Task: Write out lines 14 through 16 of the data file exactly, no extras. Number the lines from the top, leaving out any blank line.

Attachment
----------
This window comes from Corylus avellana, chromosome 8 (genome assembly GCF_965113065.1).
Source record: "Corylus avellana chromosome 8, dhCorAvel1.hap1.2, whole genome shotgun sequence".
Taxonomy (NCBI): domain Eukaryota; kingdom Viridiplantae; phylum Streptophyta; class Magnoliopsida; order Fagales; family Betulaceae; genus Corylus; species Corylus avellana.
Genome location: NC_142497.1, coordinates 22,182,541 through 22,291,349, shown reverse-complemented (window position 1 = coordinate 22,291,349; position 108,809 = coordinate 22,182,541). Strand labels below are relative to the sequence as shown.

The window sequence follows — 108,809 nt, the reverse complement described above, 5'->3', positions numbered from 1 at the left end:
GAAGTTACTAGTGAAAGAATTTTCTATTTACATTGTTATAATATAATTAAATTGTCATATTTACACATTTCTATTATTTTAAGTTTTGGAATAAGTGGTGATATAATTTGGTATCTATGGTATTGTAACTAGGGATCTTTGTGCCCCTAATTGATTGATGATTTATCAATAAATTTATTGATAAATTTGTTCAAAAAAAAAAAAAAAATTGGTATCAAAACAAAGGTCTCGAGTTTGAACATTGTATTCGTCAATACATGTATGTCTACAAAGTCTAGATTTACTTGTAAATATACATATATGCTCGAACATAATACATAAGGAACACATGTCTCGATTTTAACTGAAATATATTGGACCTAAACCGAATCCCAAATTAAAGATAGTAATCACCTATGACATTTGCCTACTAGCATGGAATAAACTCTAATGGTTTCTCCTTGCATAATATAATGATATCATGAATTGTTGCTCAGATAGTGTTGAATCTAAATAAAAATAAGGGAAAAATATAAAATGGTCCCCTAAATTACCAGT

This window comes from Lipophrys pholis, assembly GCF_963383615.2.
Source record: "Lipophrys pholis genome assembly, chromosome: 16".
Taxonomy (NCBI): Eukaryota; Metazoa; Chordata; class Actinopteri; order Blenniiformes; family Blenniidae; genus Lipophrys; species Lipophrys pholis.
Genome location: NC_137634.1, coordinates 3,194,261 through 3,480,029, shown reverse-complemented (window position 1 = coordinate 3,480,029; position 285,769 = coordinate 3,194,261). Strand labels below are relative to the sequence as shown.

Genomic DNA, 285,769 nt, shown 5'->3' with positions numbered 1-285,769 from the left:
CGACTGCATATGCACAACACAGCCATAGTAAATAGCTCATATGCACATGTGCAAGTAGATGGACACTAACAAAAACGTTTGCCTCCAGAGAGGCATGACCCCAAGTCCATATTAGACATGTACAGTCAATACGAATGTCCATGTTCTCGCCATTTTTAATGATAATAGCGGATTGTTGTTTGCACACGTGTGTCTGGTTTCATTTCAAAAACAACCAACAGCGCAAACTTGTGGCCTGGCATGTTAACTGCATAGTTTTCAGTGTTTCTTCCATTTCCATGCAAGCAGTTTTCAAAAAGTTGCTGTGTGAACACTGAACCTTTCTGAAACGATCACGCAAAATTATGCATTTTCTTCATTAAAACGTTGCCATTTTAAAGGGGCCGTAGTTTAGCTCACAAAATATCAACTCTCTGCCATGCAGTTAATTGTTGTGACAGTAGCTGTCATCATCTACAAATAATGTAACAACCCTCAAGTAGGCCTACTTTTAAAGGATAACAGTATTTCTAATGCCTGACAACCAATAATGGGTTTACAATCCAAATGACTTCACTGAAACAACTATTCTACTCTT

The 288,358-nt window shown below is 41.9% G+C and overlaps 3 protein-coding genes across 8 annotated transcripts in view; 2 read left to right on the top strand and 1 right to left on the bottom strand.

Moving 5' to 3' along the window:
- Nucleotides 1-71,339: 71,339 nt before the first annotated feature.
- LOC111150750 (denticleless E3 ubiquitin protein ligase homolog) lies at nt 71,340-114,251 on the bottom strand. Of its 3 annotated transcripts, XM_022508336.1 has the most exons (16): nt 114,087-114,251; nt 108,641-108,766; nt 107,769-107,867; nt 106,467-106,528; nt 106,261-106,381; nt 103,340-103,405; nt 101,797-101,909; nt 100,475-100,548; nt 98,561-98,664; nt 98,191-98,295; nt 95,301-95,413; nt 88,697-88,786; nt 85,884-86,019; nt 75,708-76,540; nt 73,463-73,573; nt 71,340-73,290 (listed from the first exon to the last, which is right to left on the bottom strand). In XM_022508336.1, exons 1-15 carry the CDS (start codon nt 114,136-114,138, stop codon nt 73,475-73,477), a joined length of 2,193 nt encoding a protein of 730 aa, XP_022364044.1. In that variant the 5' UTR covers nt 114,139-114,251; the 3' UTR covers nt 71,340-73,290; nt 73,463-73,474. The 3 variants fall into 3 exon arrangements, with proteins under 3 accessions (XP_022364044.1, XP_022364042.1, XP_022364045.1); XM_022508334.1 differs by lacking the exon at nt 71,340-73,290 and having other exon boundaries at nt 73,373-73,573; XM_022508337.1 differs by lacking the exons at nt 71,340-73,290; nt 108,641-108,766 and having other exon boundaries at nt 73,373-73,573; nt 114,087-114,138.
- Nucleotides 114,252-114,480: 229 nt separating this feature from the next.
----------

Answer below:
Moving 5' to 3' along the window:
- Nucleotides 1-71,339: 71,339 nt before the first annotated feature.
- LOC111150750 (denticleless E3 ubiquitin protein ligase homolog) lies at nt 71,340-114,251 on the bottom strand. Of its 3 annotated transcripts, XM_022508336.1 has the most exons (16): nt 114,087-114,251; nt 108,641-108,766; nt 107,769-107,867; nt 106,467-106,528; nt 106,261-106,381; nt 103,340-103,405; nt 101,797-101,909; nt 100,475-100,548; nt 98,561-98,664; nt 98,191-98,295; nt 95,301-95,413; nt 88,697-88,786; nt 85,884-86,019; nt 75,708-76,540; nt 73,463-73,573; nt 71,340-73,290 (listed from the first exon to the last, which is right to left on the bottom strand). In XM_022508336.1, exons 1-15 carry the CDS (start codon nt 114,136-114,138, stop codon nt 73,475-73,477), a joined length of 2,193 nt encoding a protein of 730 aa, XP_022364044.1. In that variant the 5' UTR covers nt 114,139-114,251; the 3' UTR covers nt 71,340-73,290; nt 73,463-73,474. The 3 variants fall into 3 exon arrangements, with proteins under 3 accessions (XP_022364044.1, XP_022364042.1, XP_022364045.1); XM_022508334.1 differs by lacking the exon at nt 71,340-73,290 and having other exon boundaries at nt 73,373-73,573; XM_022508337.1 differs by lacking the exons at nt 71,340-73,290; nt 108,641-108,766 and having other exon boundaries at nt 73,373-73,573; nt 114,087-114,138.